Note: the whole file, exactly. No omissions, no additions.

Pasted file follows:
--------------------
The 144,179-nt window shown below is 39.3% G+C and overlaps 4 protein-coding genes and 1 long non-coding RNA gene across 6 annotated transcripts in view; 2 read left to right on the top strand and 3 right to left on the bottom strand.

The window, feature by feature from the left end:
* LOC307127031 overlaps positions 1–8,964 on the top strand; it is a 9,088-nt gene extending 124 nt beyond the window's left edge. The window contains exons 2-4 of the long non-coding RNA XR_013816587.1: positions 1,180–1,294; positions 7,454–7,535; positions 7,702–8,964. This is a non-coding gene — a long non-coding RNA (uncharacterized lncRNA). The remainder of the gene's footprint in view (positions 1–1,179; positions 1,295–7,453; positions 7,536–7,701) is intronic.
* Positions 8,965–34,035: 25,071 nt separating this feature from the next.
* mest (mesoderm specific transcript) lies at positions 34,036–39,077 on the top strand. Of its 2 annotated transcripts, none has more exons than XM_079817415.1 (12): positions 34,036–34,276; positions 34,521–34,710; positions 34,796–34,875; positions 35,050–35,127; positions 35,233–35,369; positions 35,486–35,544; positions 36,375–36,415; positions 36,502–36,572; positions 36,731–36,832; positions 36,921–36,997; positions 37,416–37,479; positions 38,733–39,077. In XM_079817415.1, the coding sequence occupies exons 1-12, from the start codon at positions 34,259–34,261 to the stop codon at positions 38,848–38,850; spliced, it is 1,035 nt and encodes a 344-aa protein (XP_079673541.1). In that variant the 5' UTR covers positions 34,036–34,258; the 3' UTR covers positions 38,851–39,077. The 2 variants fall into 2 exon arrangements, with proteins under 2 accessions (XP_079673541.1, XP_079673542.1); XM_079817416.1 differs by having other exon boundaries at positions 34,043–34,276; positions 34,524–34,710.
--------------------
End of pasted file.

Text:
The 144,179-nt window shown below is 39.3% G+C and overlaps 4 protein-coding genes and 1 long non-coding RNA gene across 6 annotated transcripts in view; 2 read left to right on the top strand and 3 right to left on the bottom strand.

The window, feature by feature from the left end:
* LOC307127031 overlaps positions 1–8,964 on the top strand; it is a 9,088-nt gene extending 124 nt beyond the window's left edge. The window contains exons 2-4 of the long non-coding RNA XR_013816587.1: positions 1,180–1,294; positions 7,454–7,535; positions 7,702–8,964. This is a non-coding gene — a long non-coding RNA (uncharacterized lncRNA). The remainder of the gene's footprint in view (positions 1–1,179; positions 1,295–7,453; positions 7,536–7,701) is intronic.
* Positions 8,965–34,035: 25,071 nt separating this feature from the next.
* mest (mesoderm specific transcript) lies at positions 34,036–39,077 on the top strand. Of its 2 annotated transcripts, none has more exons than XM_079817415.1 (12): positions 34,036–34,276; positions 34,521–34,710; positions 34,796–34,875; positions 35,050–35,127; positions 35,233–35,369; positions 35,486–35,544; positions 36,375–36,415; positions 36,502–36,572; positions 36,731–36,832; positions 36,921–36,997; positions 37,416–37,479; positions 38,733–39,077. In XM_079817415.1, the coding sequence occupies exons 1-12, from the start codon at positions 34,259–34,261 to the stop codon at positions 38,848–38,850; spliced, it is 1,035 nt and encodes a 344-aa protein (XP_079673541.1). In that variant the 5' UTR covers positions 34,036–34,258; the 3' UTR covers positions 38,851–39,077. The 2 variants fall into 2 exon arrangements, with proteins under 2 accessions (XP_079673541.1, XP_079673542.1); XM_079817416.1 differs by having other exon boundaries at positions 34,043–34,276; positions 34,524–34,710.